Irrigation Year 2022 Summary



While natural streamflow clearly reflected long-term hydrologic conditions and short-term precipitation and temperatures, patterns in irrigation demand and management in 2022 largely reflected poor water supply across the whole upper Snake River basin, with secondary dependence on water supply and weather within the Henry’s Fork watershed.


Administrative water availability

The 1935- and 1936-priority storage rights in Island Park Reservoir and Grassy Lake, which belong solely to Fremont-Madison Irrigation District (FMID), did not accrue any water during irrigation year 2022, leaving FMID with only around 64% of its storage right. This was a consequence of low priority of FMID’s storage rights within basin-wide administration, low upper Snake River reservoir carryover from 2021, and poor water supply across the basin. Irrigators within FMID knew ahead of irrigation season that storage would be limited, so they made crop choices and management decisions appropriate to the water supply. Those decisions put irrigation demand in the Henry’s Fork watershed on a trajectory for relatively low diversion right from the beginning of the spring. In addition, the cold wet spring delayed need for irrigation, and peak diversion in 2022 occurred on July 14, compared with July 9 on average and June 30 in 2021. The wet spring also maintained natural-flow priority near average until early July, much better than would have happened without the spring rains. Natural-flow rights in the Henry’s Fork first dropped to 11/5/1895 priority on July 11, vs. July 15 on average and June 23 in 2021. This priority date is a good indicator of administrative water availability in the Henry’s Fork watershed, as many large canals on the Henry’s Fork and lower Fall River have priority dates on or slightly earlier than 11/5/1895. Natural-flow rights remained poor until late September, except for a few days in early August when widespread rain fell across the whole basin.


Irrigation diversion

The combination of low storage availability, cool wet weather in the spring, and poor natural-flow rights in the middle of the summer resulted in very low diversion during water year 2022. Based on preliminary numbers, total diversion was the lowest on record, at only 88% of the modern-period 2001-2021. Daily diversion in 2022 was above-average for a day or two in mid-July and again during a period of record high temperatures and low precipitation in October. Even though physical water supply was low at that time, many canals elsewhere in the basin had already shut down operations for the season by then, allowing some more junior natural-flow users to divert water during the early fall. Diversion during 2022 added yet one more data point in the long-term trend in diversion that has resulted from increased use of sprinkler irrigation vs. historic flood, furrow and border-ditch irrigation. Diversion decreased steadily during the 1980s and 1990s, the period of most rapid conversion in irrigation methods, dropped abruptly during the very dry year of 2001, and has stayed relatively constant since then, with year-to-year variability determined by the same set of factors discussed above. Although increased irrigation efficiency has reduced total annual diversion by about 240,000 ac-ft since the late 1970s, it has also reduced return flows and groundwater inputs to the river by about the same amount. These inputs are called “river reach gains” and travel primarily through shallow aquifers, which cool water temperature and act as a short-term storage mechanism. Given that diversion in 2022 was the lowest in the 1978-2022 record, it is not a surprise that reach gain was also among the lowest on record, ranking 39th out of 45 years. Total reach gain to the lower Teton River and Henry’s Fork in 2022 was negative, meaning that over the irrigation year as a whole, the net movement of water between the river and the aquifer was away from the river and into the aquifer.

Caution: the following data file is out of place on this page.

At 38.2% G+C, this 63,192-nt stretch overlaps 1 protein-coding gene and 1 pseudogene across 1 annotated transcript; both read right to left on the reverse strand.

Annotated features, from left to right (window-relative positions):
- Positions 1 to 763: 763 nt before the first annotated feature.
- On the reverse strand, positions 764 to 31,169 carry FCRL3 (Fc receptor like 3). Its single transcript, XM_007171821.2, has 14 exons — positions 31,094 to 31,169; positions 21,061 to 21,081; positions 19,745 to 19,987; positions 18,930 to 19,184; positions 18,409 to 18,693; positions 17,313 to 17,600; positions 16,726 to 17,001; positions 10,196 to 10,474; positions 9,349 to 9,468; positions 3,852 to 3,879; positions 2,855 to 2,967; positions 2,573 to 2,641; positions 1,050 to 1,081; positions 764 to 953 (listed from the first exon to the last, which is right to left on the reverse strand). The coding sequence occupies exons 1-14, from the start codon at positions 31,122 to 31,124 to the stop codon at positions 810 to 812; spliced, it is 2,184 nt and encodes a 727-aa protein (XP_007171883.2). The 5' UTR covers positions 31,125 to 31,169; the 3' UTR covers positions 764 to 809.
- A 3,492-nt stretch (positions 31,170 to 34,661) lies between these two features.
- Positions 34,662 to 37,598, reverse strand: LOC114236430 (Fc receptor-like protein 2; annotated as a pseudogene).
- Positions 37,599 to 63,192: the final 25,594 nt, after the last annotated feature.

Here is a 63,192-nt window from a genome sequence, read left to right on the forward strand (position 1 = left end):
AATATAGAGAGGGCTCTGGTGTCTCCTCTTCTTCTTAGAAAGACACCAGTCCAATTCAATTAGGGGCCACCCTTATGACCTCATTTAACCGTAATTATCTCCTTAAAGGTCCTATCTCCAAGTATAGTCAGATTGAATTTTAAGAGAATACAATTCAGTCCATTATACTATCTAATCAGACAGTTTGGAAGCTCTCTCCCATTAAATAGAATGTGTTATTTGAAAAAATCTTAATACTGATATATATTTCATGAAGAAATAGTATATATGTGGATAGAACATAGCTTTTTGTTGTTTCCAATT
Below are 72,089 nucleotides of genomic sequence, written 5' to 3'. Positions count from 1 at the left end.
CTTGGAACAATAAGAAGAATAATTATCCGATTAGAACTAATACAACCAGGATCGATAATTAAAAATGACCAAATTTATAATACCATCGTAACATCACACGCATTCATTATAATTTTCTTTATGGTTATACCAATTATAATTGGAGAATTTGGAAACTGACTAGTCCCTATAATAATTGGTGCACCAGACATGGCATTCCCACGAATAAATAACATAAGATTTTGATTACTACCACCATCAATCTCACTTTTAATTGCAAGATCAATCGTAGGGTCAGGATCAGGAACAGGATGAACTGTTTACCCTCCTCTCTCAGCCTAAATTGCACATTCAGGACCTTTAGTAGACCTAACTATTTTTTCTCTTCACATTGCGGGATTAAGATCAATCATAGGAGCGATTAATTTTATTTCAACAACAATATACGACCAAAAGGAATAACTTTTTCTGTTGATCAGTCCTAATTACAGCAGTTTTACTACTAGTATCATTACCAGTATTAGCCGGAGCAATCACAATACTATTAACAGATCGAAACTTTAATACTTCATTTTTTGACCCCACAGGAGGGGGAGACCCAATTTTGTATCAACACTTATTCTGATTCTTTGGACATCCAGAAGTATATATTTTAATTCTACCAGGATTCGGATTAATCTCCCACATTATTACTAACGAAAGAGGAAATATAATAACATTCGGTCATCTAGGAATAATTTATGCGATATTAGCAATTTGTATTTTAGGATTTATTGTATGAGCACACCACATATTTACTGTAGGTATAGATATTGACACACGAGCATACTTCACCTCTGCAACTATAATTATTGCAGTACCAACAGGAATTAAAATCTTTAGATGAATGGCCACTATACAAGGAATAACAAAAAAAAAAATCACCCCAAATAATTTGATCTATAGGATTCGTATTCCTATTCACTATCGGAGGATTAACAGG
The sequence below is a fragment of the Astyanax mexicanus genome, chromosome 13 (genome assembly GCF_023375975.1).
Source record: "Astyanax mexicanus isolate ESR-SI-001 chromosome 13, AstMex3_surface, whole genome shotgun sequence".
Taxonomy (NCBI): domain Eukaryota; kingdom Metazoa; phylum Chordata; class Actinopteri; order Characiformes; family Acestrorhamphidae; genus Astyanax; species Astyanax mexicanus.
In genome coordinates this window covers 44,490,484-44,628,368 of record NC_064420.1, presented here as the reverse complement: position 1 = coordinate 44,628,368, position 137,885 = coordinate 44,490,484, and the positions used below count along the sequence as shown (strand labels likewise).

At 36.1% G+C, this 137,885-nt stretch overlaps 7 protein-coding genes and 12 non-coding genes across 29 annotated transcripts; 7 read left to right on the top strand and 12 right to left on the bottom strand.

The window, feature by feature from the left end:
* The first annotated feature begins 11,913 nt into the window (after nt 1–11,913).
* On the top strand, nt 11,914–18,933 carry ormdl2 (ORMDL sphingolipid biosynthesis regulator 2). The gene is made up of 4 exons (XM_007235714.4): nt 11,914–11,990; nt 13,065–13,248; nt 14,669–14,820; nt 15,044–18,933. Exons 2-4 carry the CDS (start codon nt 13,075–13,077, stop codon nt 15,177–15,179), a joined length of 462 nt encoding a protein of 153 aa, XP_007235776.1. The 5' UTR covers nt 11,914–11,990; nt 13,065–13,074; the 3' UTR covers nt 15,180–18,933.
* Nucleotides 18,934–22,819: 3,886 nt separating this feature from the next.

Teton River administration